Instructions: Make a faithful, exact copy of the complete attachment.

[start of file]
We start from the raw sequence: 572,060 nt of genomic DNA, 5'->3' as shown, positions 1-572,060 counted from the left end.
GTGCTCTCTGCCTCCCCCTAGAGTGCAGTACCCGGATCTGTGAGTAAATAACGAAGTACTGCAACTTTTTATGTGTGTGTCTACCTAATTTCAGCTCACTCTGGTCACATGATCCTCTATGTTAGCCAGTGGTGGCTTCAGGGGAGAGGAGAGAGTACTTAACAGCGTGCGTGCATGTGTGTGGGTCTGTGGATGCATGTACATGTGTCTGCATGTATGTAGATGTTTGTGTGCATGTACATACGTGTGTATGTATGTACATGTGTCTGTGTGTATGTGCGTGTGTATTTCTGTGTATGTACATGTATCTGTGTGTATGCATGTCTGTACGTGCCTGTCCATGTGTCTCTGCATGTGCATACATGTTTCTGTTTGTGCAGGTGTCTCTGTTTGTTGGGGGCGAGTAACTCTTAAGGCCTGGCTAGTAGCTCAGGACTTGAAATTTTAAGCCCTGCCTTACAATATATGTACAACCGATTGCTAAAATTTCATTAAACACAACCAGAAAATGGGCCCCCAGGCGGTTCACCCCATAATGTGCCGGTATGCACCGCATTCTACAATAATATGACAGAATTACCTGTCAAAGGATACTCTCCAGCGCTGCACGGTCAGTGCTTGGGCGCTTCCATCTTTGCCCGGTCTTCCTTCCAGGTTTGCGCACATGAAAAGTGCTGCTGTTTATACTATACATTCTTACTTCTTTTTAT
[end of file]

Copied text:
We start from the raw sequence: 572,060 nt of genomic DNA, 5'->3' as shown, positions 1-572,060 counted from the left end.
GTGCTCTCTGCCTCCCCCTAGAGTGCAGTACCCGGATCTGTGAGTAAATAACGAAGTACTGCAACTTTTTATGTGTGTGTCTACCTAATTTCAGCTCACTCTGGTCACATGATCCTCTATGTTAGCCAGTGGTGGCTTCAGGGGAGAGGAGAGAGTACTTAACAGCGTGCGTGCATGTGTGTGGGTCTGTGGATGCATGTACATGTGTCTGCATGTATGTAGATGTTTGTGTGCATGTACATACGTGTGTATGTATGTACATGTGTCTGTGTGTATGTGCGTGTGTATTTCTGTGTATGTACATGTATCTGTGTGTATGCATGTCTGTACGTGCCTGTCCATGTGTCTCTGCATGTGCATACATGTTTCTGTTTGTGCAGGTGTCTCTGTTTGTTGGGGGCGAGTAACTCTTAAGGCCTGGCTAGTAGCTCAGGACTTGAAATTTTAAGCCCTGCCTTACAATATATGTACAACCGATTGCTAAAATTTCATTAAACACAACCAGAAAATGGGCCCCCAGGCGGTTCACCCCATAATGTGCCGGTATGCACCGCATTCTACAATAATATGACAGAATTACCTGTCAAAGGATACTCTCCAGCGCTGCACGGTCAGTGCTTGGGCGCTTCCATCTTTGCCCGGTCTTCCTTCCAGGTTTGCGCACATGAAAAGTGCTGCTGTTTATACTATACATTCTTACTTCTTTTTAT